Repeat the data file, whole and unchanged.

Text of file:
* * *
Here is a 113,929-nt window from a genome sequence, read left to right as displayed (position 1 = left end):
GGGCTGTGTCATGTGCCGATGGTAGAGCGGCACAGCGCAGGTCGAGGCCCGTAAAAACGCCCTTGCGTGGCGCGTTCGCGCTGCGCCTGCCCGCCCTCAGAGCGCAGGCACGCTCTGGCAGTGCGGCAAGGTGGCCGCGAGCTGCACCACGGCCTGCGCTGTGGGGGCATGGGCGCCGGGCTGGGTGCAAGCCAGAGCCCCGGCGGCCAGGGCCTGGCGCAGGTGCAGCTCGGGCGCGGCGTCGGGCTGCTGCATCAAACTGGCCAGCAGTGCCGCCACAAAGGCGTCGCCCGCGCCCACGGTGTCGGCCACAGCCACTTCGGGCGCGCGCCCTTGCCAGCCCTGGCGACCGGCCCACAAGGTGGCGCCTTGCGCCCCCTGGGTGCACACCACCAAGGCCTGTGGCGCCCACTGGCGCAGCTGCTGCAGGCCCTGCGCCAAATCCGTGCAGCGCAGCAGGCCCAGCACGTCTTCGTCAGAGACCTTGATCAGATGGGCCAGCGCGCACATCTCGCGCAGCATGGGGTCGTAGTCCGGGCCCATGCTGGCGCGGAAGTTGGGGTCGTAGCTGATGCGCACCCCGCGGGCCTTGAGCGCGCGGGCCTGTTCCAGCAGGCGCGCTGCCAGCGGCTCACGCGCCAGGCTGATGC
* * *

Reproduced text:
Here is a 113,929-nt window from a genome sequence, read left to right as displayed (position 1 = left end):
GGGCTGTGTCATGTGCCGATGGTAGAGCGGCACAGCGCAGGTCGAGGCCCGTAAAAACGCCCTTGCGTGGCGCGTTCGCGCTGCGCCTGCCCGCCCTCAGAGCGCAGGCACGCTCTGGCAGTGCGGCAAGGTGGCCGCGAGCTGCACCACGGCCTGCGCTGTGGGGGCATGGGCGCCGGGCTGGGTGCAAGCCAGAGCCCCGGCGGCCAGGGCCTGGCGCAGGTGCAGCTCGGGCGCGGCGTCGGGCTGCTGCATCAAACTGGCCAGCAGTGCCGCCACAAAGGCGTCGCCCGCGCCCACGGTGTCGGCCACAGCCACTTCGGGCGCGCGCCCTTGCCAGCCCTGGCGACCGGCCCACAAGGTGGCGCCTTGCGCCCCCTGGGTGCACACCACCAAGGCCTGTGGCGCCCACTGGCGCAGCTGCTGCAGGCCCTGCGCCAAATCCGTGCAGCGCAGCAGGCCCAGCACGTCTTCGTCAGAGACCTTGATCAGATGGGCCAGCGCGCACATCTCGCGCAGCATGGGGTCGTAGTCCGGGCCCATGCTGGCGCGGAAGTTGGGGTCGTAGCTGATGCGCACCCCGCGGGCCTTGAGCGCGCGGGCCTGTTCCAGCAGGCGCGCTGCCAGCGGCTCACGCGCCAGGCTGATGC